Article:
It’s a really clear and crisp display – although questions have to be asked over whether it will hurt the battery too much, especially as that power pack is actually a bit lower in capacity than in years gone by.
Samsung has made the camera one of the key features on this new phone, and has stuck a 16MP sensor on there – but massively overhauled it from last year.
The Samsung Galaxy S6 Edge and S6 have identical snappers, with the South Korean brand looking to keep them as similar as possible – it’s just the screen that’s the differentiator.
Let’s get into the specs here: the rear camera has a 16MP sensor, with an aperture of f1.9 – this thing is going to be excellent for low light, and an improvement of 34% over the Galaxy S5.
It still has the same Auto HDR mode as before, and will show how the pic will look in HDR mode before you take it – plus smart Optical Image Stabilisation will keep the shake away.
The front facing camera has been upgraded too, with the same low light performance (which is a big jump from last year’s model – plus the ability to balance the white levels using infra red.
Here’s what’s worrying about the battery in the Samsung Galaxy S6; it’s only 2550mAh, compared to the 2800mAh of the phone from last year.
This means that either: Samsung was able to make the chipset, screen and operating system more efficient and could therefore get away with a smaller battery, or it realised that it HAD to make an amazingly designed phone, otherwise it would lose more ground in the high end smartphone game.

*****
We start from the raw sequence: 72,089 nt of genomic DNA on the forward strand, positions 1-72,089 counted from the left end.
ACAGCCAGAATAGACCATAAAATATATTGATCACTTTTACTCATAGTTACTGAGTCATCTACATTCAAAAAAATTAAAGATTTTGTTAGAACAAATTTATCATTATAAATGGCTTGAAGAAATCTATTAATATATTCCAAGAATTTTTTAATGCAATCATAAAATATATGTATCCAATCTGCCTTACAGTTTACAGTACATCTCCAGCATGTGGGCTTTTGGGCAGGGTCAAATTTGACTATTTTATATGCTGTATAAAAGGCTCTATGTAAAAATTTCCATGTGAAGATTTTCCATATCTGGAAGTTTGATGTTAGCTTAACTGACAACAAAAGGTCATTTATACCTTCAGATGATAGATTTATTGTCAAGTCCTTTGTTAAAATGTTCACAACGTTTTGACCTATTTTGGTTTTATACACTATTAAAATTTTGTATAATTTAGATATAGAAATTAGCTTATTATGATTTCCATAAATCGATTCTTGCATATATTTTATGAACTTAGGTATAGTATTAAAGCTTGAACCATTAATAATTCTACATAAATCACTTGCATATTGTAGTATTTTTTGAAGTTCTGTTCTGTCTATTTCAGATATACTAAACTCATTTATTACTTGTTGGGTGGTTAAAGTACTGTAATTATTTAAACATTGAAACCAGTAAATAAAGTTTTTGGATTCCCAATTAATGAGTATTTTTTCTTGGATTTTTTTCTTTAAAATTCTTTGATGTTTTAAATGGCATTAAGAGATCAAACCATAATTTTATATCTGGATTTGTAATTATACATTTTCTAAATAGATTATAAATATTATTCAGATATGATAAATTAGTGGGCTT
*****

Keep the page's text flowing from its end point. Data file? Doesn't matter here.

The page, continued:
It seems worryingly like the latter might be true, but we’ll wait until review units roll around before passing judgement.
At least the phone will work wirelessly, and will all the standards as well, meaning if you see a charging panel without wires, you can plonk your S6 down on it without worry.
It can also charge up enough for 2 hours’ video playback in just 10 minutes thanks to the new faster charging system.
Thank God. That’s what we need our phones for.
Samsung Galaxy S6 power
Android Lollipop is here for a variety of different handsets and it brings with it 64-bit support which we see on the Galaxy S6.
What’s interesting here is Samsung hasn’t opted for the Qualcomm Snapdragon 810 chipset, preferring its own engine – likely based on its Exynos technology although it’s not confirmed that just yet (although did tell us that it will be 64-bit enabled).